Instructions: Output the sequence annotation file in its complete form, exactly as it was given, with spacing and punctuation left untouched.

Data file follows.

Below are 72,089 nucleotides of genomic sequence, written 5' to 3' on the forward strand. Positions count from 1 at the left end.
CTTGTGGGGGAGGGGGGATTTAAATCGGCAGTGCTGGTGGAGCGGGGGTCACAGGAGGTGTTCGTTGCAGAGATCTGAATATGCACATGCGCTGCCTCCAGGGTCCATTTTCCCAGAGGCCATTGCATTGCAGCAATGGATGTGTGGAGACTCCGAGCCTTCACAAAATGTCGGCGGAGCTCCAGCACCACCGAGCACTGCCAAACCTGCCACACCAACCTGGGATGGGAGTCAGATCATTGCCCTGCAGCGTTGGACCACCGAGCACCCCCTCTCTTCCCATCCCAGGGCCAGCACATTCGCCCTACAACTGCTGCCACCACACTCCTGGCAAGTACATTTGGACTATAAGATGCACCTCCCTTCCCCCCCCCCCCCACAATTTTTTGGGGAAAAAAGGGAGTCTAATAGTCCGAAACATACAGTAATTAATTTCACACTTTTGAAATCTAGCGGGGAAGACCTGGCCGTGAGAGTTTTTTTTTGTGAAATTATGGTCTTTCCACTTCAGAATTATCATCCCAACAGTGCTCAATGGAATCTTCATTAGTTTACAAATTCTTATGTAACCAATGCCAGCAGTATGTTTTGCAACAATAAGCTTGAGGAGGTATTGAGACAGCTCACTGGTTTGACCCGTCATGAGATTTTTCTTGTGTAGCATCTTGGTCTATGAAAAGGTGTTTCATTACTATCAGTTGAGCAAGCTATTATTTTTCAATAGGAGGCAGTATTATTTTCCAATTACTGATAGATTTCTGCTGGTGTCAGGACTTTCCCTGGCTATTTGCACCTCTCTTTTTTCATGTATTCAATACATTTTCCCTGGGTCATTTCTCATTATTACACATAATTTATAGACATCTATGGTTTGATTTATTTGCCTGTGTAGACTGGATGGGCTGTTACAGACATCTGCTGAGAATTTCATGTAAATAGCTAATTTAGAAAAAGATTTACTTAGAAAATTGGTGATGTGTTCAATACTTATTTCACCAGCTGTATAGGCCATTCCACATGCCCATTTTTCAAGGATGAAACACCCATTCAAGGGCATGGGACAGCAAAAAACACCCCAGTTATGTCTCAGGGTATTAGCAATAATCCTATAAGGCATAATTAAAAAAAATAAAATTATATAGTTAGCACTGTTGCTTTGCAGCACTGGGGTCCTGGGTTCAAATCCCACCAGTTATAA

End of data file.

Below are 72,089 nucleotides of genomic sequence, written 5' to 3' on the forward strand. Positions count from 1 at the left end.
CTTGTGGGGGAGGGGGGATTTAAATCGGCAGTGCTGGTGGAGCGGGGGTCACAGGAGGTGTTCGTTGCAGAGATCTGAATATGCACATGCGCTGCCTCCAGGGTCCATTTTCCCAGAGGCCATTGCATTGCAGCAATGGATGTGTGGAGACTCCGAGCCTTCACAAAATGTCGGCGGAGCTCCAGCACCACCGAGCACTGCCAAACCTGCCACACCAACCTGGGATGGGAGTCAGATCATTGCCCTGCAGCGTTGGACCACCGAGCACCCCCTCTCTTCCCATCCCAGGGCCAGCACATTCGCCCTACAACTGCTGCCACCACACTCCTGGCAAGTACATTTGGACTATAAGATGCACCTCCCTTCCCCCCCCCCCCCACAATTTTTTGGGGAAAAAAGGGAGTCTAATAGTCCGAAACATACAGTAATTAATTTCACACTTTTGAAATCTAGCGGGGAAGACCTGGCCGTGAGAGTTTTTTTTTGTGAAATTATGGTCTTTCCACTTCAGAATTATCATCCCAACAGTGCTCAATGGAATCTTCATTAGTTTACAAATTCTTATGTAACCAATGCCAGCAGTATGTTTTGCAACAATAAGCTTGAGGAGGTATTGAGACAGCTCACTGGTTTGACCCGTCATGAGATTTTTCTTGTGTAGCATCTTGGTCTATGAAAAGGTGTTTCATTACTATCAGTTGAGCAAGCTATTATTTTTCAATAGGAGGCAGTATTATTTTCCAATTACTGATAGATTTCTGCTGGTGTCAGGACTTTCCCTGGCTATTTGCACCTCTCTTTTTTCATGTATTCAATACATTTTCCCTGGGTCATTTCTCATTATTACACATAATTTATAGACATCTATGGTTTGATTTATTTGCCTGTGTAGACTGGATGGGCTGTTACAGACATCTGCTGAGAATTTCATGTAAATAGCTAATTTAGAAAAAGATTTACTTAGAAAATTGGTGATGTGTTCAATACTTATTTCACCAGCTGTATAGGCCATTCCACATGCCCATTTTTCAAGGATGAAACACCCATTCAAGGGCATGGGACAGCAAAAAACACCCCAGTTATGTCTCAGGGTATTAGCAATAATCCTATAAGGCATAATTAAAAAAAATAAAATTATATAGTTAGCACTGTTGCTTTGCAGCACTGGGGTCCTGGGTTCAAATCCCACCAGTTATAA